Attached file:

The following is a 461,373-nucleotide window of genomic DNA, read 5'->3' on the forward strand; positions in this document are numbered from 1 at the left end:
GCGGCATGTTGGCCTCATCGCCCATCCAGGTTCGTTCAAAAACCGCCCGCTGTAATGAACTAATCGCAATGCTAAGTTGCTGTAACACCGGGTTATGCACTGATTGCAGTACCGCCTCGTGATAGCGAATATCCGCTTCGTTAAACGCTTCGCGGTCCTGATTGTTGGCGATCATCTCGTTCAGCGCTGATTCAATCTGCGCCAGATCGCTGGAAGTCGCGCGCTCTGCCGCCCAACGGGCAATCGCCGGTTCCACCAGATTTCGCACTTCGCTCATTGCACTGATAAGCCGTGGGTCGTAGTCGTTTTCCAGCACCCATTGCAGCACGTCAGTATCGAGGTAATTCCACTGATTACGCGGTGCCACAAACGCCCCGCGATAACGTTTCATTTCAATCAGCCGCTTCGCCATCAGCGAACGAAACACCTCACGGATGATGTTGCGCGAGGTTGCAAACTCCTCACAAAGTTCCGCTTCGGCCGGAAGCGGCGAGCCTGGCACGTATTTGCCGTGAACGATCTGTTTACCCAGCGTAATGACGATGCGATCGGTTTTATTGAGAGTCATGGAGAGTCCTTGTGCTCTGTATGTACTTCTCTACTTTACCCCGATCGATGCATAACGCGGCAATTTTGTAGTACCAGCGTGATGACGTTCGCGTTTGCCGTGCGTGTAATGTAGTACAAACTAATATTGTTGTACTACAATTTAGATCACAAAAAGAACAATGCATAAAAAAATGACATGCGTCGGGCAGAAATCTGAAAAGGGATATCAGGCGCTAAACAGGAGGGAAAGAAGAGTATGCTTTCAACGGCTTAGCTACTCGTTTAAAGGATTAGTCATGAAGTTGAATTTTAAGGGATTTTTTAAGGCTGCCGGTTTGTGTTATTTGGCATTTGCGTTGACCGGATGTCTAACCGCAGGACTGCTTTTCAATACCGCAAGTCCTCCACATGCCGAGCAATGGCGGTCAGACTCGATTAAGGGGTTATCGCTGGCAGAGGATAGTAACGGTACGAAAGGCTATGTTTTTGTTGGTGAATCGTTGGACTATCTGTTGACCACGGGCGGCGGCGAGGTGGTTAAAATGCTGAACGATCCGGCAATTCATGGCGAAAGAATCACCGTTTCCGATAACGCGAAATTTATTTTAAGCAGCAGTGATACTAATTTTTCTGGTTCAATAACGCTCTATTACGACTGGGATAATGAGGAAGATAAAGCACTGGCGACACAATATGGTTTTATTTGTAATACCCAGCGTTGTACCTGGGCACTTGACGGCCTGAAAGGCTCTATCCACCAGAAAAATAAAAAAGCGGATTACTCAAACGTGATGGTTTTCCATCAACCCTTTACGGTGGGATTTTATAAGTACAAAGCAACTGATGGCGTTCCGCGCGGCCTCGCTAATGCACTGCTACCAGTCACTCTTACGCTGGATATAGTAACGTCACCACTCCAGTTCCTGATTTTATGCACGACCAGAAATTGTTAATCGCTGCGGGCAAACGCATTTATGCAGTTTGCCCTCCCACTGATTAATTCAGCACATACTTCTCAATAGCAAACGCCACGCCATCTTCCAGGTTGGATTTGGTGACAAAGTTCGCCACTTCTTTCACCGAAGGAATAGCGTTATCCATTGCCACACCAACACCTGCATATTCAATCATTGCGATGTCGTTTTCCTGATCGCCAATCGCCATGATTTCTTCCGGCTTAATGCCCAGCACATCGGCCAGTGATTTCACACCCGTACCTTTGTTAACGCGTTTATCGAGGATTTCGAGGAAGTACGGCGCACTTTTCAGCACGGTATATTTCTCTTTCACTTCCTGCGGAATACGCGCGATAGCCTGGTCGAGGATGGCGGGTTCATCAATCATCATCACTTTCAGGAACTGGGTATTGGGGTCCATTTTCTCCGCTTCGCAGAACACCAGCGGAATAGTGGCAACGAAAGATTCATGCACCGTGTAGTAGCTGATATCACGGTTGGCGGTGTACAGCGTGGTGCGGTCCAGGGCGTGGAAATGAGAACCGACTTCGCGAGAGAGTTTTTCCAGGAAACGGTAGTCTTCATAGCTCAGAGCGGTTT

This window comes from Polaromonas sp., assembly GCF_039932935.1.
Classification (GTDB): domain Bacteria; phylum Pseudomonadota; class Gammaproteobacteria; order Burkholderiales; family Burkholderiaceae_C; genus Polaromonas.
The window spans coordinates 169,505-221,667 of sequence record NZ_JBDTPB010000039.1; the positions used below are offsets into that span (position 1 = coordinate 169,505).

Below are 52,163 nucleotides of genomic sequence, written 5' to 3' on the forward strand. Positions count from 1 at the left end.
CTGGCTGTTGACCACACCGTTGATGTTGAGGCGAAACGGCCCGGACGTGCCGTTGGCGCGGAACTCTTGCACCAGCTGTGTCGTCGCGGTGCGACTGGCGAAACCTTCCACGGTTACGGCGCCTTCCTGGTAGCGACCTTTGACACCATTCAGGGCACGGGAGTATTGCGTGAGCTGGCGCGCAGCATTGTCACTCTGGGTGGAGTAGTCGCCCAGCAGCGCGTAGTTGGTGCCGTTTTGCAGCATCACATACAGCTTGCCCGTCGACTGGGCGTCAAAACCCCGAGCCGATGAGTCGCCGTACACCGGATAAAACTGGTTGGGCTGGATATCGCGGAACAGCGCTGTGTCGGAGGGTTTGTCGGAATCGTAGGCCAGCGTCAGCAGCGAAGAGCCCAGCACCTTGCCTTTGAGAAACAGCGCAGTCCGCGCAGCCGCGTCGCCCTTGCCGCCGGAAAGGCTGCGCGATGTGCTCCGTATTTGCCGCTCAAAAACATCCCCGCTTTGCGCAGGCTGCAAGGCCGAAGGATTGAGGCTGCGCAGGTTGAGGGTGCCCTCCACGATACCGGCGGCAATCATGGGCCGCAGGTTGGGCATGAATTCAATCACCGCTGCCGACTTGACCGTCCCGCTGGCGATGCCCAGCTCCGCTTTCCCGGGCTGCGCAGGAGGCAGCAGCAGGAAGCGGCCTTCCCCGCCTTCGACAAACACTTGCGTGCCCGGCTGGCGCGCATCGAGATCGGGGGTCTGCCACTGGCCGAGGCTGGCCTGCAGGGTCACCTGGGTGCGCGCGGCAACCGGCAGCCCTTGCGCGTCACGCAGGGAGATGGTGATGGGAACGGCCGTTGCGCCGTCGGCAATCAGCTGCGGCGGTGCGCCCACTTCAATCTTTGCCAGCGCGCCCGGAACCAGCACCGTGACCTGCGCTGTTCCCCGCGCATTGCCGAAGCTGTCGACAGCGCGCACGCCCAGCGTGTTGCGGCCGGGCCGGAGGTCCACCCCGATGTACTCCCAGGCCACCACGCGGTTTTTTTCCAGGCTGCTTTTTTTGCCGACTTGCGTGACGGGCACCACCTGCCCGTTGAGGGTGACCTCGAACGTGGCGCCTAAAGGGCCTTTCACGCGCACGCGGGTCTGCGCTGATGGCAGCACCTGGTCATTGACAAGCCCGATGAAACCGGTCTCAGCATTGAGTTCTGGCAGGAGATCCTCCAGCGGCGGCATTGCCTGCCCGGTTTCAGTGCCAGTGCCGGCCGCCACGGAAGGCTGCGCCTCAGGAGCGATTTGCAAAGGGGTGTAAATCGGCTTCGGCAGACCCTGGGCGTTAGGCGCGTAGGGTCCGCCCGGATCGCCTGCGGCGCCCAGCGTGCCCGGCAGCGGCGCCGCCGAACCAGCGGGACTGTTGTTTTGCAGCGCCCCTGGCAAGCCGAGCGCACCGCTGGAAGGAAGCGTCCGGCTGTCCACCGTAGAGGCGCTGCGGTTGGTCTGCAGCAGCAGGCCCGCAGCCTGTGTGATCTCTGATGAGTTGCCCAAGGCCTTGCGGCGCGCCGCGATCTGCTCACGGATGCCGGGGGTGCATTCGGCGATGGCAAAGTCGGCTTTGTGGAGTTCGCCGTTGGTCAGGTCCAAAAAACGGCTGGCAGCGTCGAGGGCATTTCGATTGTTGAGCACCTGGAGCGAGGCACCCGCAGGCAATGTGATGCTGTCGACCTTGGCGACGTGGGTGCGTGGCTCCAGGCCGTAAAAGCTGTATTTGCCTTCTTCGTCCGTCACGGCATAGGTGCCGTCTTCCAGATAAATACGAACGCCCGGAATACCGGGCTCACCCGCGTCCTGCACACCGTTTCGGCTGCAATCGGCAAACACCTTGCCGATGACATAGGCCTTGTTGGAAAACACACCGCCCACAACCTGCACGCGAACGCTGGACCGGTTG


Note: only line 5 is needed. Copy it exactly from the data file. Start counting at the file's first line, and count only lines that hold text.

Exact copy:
The window spans coordinates 169,505-221,667 of sequence record NZ_JBDTPB010000039.1; the positions used below are offsets into that span (position 1 = coordinate 169,505).